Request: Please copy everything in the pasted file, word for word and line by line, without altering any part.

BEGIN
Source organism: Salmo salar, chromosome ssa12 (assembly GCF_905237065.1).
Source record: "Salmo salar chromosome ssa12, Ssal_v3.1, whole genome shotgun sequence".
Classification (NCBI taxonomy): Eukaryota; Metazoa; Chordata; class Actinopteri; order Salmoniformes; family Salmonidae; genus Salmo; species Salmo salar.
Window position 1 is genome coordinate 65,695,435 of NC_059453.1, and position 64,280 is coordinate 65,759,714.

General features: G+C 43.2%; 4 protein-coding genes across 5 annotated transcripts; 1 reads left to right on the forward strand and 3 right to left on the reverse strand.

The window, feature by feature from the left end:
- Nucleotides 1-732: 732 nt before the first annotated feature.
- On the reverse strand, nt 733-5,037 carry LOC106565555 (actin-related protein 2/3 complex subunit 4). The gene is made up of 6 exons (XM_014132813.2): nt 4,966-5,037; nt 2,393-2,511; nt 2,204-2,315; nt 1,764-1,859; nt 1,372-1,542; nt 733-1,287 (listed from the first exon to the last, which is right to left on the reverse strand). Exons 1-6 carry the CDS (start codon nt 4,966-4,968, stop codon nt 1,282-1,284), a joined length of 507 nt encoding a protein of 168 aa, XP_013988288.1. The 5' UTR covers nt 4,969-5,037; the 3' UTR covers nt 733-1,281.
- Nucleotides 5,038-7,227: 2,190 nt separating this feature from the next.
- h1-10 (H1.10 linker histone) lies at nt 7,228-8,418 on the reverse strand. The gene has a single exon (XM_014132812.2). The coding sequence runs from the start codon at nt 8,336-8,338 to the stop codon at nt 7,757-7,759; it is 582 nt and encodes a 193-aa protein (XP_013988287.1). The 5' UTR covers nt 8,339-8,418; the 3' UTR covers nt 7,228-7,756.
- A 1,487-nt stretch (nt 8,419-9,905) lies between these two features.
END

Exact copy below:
Source organism: Salmo salar, chromosome ssa12 (assembly GCF_905237065.1).
Source record: "Salmo salar chromosome ssa12, Ssal_v3.1, whole genome shotgun sequence".
Classification (NCBI taxonomy): Eukaryota; Metazoa; Chordata; class Actinopteri; order Salmoniformes; family Salmonidae; genus Salmo; species Salmo salar.
Window position 1 is genome coordinate 65,695,435 of NC_059453.1, and position 64,280 is coordinate 65,759,714.

General features: G+C 43.2%; 4 protein-coding genes across 5 annotated transcripts; 1 reads left to right on the forward strand and 3 right to left on the reverse strand.

The window, feature by feature from the left end:
- Nucleotides 1-732: 732 nt before the first annotated feature.
- On the reverse strand, nt 733-5,037 carry LOC106565555 (actin-related protein 2/3 complex subunit 4). The gene is made up of 6 exons (XM_014132813.2): nt 4,966-5,037; nt 2,393-2,511; nt 2,204-2,315; nt 1,764-1,859; nt 1,372-1,542; nt 733-1,287 (listed from the first exon to the last, which is right to left on the reverse strand). Exons 1-6 carry the CDS (start codon nt 4,966-4,968, stop codon nt 1,282-1,284), a joined length of 507 nt encoding a protein of 168 aa, XP_013988288.1. The 5' UTR covers nt 4,969-5,037; the 3' UTR covers nt 733-1,281.
- Nucleotides 5,038-7,227: 2,190 nt separating this feature from the next.
- h1-10 (H1.10 linker histone) lies at nt 7,228-8,418 on the reverse strand. The gene has a single exon (XM_014132812.2). The coding sequence runs from the start codon at nt 8,336-8,338 to the stop codon at nt 7,757-7,759; it is 582 nt and encodes a 193-aa protein (XP_013988287.1). The 5' UTR covers nt 8,339-8,418; the 3' UTR covers nt 7,228-7,756.
- A 1,487-nt stretch (nt 8,419-9,905) lies between these two features.